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Dealing with Death as a Caregiver

Death Anxiety and Caregiver Burnout

Caring for a person with a long-term terminal illness comes with a lot of emotional investment. This brings us to the topic of dealing with death as a caregiver. People who find themselves in this situation start carrying the weight of a loss even before the actual death of a person. This is mostly because they watch them die way before they’re gone. This doesn’t necessarily mean that it will make things easier when the person does. However, it does in some cases. 

What is Anticipatory Grief?

This is when you start grieving for a loved one way before they are dead. This happens when a loved one is diagnosed with an incurable disease meaning that they aren’t gone yet but death is inevitable. This way, you start going through the emotions of losing them whilst they’re still alive. This is whereby one starts on with the stages of grief. It is common for people dealing with this to experience anger, resentment, and even bitterness since their loved one is going to die and it is out of their power to do anything about it regardless of how much they love them or how much wealth they have to afford medical care. 

How to Deal with Death as a Caregiver

  1. Allow Yourself to Feel the Pain. 

When death comes knocking, you should allow yourself to feel the pain and sadness as it is from it that you allow the 5 stages of grief to take place, especially as a caregiver. In some cases, people who lock themselves out of the reality of things suffer thereafter when their loved one is long buried and everyone else is healing well from the loss.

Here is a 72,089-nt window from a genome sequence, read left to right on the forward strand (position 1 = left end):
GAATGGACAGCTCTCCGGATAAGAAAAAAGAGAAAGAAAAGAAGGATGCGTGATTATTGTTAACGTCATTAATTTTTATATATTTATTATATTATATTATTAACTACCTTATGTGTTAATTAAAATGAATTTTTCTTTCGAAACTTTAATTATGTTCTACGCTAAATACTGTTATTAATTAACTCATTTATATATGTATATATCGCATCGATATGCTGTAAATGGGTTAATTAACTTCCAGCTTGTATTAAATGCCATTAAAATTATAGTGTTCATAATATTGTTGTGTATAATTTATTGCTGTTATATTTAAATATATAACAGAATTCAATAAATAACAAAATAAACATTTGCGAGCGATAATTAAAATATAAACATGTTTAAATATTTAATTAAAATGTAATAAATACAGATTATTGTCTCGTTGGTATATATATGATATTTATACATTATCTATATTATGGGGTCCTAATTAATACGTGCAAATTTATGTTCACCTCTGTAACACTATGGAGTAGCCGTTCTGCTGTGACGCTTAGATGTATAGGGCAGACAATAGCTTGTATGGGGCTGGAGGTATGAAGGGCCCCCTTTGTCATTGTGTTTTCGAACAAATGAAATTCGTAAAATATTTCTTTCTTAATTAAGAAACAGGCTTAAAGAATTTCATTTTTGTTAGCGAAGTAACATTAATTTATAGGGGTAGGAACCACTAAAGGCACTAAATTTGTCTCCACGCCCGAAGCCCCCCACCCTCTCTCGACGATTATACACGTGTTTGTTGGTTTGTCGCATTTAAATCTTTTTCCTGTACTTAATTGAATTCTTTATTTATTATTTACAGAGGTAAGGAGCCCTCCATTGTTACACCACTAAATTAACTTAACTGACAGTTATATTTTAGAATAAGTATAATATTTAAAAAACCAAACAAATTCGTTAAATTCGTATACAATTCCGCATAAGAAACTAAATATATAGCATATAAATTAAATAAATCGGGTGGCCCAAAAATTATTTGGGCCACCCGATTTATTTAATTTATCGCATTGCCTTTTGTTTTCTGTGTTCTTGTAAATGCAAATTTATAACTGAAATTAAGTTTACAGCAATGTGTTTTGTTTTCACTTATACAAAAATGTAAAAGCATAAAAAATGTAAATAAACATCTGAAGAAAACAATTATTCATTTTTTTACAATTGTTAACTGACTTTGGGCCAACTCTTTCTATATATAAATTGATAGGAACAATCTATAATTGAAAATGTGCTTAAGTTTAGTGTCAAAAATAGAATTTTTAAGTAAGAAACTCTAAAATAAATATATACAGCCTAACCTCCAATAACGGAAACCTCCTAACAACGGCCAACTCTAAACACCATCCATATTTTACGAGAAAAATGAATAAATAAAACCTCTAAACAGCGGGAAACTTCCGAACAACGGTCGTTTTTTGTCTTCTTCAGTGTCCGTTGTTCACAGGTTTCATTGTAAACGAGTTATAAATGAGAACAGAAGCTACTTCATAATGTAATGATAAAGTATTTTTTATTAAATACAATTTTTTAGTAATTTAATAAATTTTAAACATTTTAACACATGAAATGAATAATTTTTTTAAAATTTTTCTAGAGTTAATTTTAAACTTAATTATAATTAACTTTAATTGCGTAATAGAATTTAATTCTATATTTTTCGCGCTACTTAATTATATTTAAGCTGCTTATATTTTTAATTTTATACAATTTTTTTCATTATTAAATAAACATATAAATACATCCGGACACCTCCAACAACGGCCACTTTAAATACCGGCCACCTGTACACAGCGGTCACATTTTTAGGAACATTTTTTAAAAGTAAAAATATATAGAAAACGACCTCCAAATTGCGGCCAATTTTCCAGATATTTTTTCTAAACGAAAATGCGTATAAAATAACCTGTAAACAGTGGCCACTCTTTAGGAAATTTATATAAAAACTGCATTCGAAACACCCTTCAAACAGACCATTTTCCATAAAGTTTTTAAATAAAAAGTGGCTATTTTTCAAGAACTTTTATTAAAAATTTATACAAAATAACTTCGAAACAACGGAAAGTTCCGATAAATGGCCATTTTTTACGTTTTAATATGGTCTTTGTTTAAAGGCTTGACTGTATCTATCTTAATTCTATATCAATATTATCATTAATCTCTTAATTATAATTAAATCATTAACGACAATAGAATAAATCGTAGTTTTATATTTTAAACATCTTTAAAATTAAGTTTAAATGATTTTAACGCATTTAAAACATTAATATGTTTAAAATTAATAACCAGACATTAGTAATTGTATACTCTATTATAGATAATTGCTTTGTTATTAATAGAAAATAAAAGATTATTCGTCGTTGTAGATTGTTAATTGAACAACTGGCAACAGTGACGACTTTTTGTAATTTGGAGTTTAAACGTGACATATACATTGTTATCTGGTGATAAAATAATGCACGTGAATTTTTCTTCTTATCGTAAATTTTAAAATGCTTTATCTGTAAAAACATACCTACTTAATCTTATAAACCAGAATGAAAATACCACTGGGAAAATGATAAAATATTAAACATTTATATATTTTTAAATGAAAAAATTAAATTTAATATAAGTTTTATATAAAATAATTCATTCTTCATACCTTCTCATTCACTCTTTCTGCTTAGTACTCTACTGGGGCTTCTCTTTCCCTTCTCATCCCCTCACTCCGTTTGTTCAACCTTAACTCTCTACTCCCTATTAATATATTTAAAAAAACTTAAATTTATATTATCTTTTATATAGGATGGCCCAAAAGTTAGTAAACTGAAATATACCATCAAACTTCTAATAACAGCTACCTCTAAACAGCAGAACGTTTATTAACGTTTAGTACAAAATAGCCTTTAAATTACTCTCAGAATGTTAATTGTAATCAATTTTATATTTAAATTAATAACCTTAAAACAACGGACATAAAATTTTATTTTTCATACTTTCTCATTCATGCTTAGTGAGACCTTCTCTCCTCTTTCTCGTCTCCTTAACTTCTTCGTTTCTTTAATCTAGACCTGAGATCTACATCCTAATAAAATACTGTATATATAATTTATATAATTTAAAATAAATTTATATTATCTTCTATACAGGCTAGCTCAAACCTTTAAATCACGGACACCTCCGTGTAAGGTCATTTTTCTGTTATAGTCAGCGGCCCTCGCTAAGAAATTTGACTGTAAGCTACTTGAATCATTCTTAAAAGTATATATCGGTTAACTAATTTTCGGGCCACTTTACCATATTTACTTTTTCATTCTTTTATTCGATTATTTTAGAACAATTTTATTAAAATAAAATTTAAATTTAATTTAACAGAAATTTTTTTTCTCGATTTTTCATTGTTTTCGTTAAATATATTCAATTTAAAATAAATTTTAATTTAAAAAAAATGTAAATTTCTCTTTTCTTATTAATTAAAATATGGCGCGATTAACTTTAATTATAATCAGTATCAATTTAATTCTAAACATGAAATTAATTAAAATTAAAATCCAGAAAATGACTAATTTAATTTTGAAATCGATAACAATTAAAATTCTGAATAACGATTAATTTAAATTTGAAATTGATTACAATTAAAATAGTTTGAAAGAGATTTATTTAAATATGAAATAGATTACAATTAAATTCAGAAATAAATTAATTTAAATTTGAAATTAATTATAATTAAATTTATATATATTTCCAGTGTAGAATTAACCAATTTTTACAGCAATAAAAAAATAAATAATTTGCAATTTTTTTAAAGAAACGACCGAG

When you allow yourself to feel these emotions after their death, there is a lot of available support from others going through the same at that time. Thereafter, people will assume that you have come to terms with your loved one’s loss hence not be fully available to offer you a shoulder to cry on. 

  1. Accept Professional Help

Sometimes what you feel may be beyond everyone else regardless of how much they want to be there for you. What the person meant to you may translate to grief which may be too much to bear especially because you were their caregiver right until their end. Feeling overwhelmed and unable to fully express yourself may be too much for anyone to bear. In this case, it is okay to seek the help of a professional, for instance, a grief counselor.

You will be surprised at how effective and helpful these professionals are. Thereafter, you can join a support group of people who have been in your shoes before. It is here that you can freely talk about your emotions and all that you feel among people who can fully relate. 

  1. Acceptance

This is such a difficult stage of grief that most people often struggle with. Releasing a loved one from your heart and accepting that they have gone away from this world is the most painful thing that anyone has to do. To some extent, one feels as if they are doing the wrong thing by doing so. However, it is quite the opposite. Even though departed, your loved one knows how much you loved and cared for them and would wish to see you happy. Although their passing is difficult, teaching your heart to continue loving them long after they are gone is important. 

Caregivers are more prone to intense grief when a person dies because they were with them during the last stages of their life. Therefore, dealing with death as a caregiver is taken seriously. Remember, talking out your emotions to your friends and family is highly encouraged as it indeed makes the burden of loss lighter. 


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